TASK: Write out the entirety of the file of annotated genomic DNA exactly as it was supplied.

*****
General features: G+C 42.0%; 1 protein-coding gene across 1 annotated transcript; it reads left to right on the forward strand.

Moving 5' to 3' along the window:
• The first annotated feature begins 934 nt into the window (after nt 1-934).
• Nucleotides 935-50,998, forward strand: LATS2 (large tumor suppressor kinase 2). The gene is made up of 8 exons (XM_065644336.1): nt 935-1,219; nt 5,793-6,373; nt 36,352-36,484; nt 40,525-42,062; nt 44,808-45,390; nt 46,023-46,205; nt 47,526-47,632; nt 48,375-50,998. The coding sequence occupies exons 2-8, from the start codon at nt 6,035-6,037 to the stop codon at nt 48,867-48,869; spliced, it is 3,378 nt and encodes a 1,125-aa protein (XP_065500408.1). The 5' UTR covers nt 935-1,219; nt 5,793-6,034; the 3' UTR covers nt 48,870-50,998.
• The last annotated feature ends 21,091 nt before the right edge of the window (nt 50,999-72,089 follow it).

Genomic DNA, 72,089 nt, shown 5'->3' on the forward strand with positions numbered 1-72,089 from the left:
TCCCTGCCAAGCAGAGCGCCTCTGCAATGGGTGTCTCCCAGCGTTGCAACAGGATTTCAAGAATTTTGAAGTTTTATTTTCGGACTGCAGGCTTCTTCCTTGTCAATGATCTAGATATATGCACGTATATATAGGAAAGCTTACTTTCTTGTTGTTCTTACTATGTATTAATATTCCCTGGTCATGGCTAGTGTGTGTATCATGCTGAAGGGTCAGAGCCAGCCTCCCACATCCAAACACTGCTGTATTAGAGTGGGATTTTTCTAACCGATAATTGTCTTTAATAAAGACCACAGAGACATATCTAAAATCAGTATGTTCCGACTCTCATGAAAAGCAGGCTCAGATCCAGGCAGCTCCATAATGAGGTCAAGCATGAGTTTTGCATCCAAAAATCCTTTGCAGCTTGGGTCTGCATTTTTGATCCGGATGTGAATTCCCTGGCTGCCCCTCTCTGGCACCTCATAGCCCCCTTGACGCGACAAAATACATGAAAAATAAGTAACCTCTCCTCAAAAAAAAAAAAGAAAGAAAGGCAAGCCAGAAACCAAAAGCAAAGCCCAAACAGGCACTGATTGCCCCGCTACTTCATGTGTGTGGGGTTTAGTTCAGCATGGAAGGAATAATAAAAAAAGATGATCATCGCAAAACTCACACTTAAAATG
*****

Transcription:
General features: G+C 42.0%; 1 protein-coding gene across 1 annotated transcript; it reads left to right on the forward strand.

Moving 5' to 3' along the window:
• The first annotated feature begins 934 nt into the window (after nt 1-934).
• Nucleotides 935-50,998, forward strand: LATS2 (large tumor suppressor kinase 2). The gene is made up of 8 exons (XM_065644336.1): nt 935-1,219; nt 5,793-6,373; nt 36,352-36,484; nt 40,525-42,062; nt 44,808-45,390; nt 46,023-46,205; nt 47,526-47,632; nt 48,375-50,998. The coding sequence occupies exons 2-8, from the start codon at nt 6,035-6,037 to the stop codon at nt 48,867-48,869; spliced, it is 3,378 nt and encodes a 1,125-aa protein (XP_065500408.1). The 5' UTR covers nt 935-1,219; nt 5,793-6,034; the 3' UTR covers nt 48,870-50,998.
• The last annotated feature ends 21,091 nt before the right edge of the window (nt 50,999-72,089 follow it).

Genomic DNA, 72,089 nt, shown 5'->3' on the forward strand with positions numbered 1-72,089 from the left:
TCCCTGCCAAGCAGAGCGCCTCTGCAATGGGTGTCTCCCAGCGTTGCAACAGGATTTCAAGAATTTTGAAGTTTTATTTTCGGACTGCAGGCTTCTTCCTTGTCAATGATCTAGATATATGCACGTATATATAGGAAAGCTTACTTTCTTGTTGTTCTTACTATGTATTAATATTCCCTGGTCATGGCTAGTGTGTGTATCATGCTGAAGGGTCAGAGCCAGCCTCCCACATCCAAACACTGCTGTATTAGAGTGGGATTTTTCTAACCGATAATTGTCTTTAATAAAGACCACAGAGACATATCTAAAATCAGTATGTTCCGACTCTCATGAAAAGCAGGCTCAGATCCAGGCAGCTCCATAATGAGGTCAAGCATGAGTTTTGCATCCAAAAATCCTTTGCAGCTTGGGTCTGCATTTTTGATCCGGATGTGAATTCCCTGGCTGCCCCTCTCTGGCACCTCATAGCCCCCTTGACGCGACAAAATACATGAAAAATAAGTAACCTCTCCTCAAAAAAAAAAAAGAAAGAAAGGCAAGCCAGAAACCAAAAGCAAAGCCCAAACAGGCACTGATTGCCCCGCTACTTCATGTGTGTGGGGTTTAGTTCAGCATGGAAGGAATAATAAAAAAAGATGATCATCGCAAAACTCACACTTAAAATG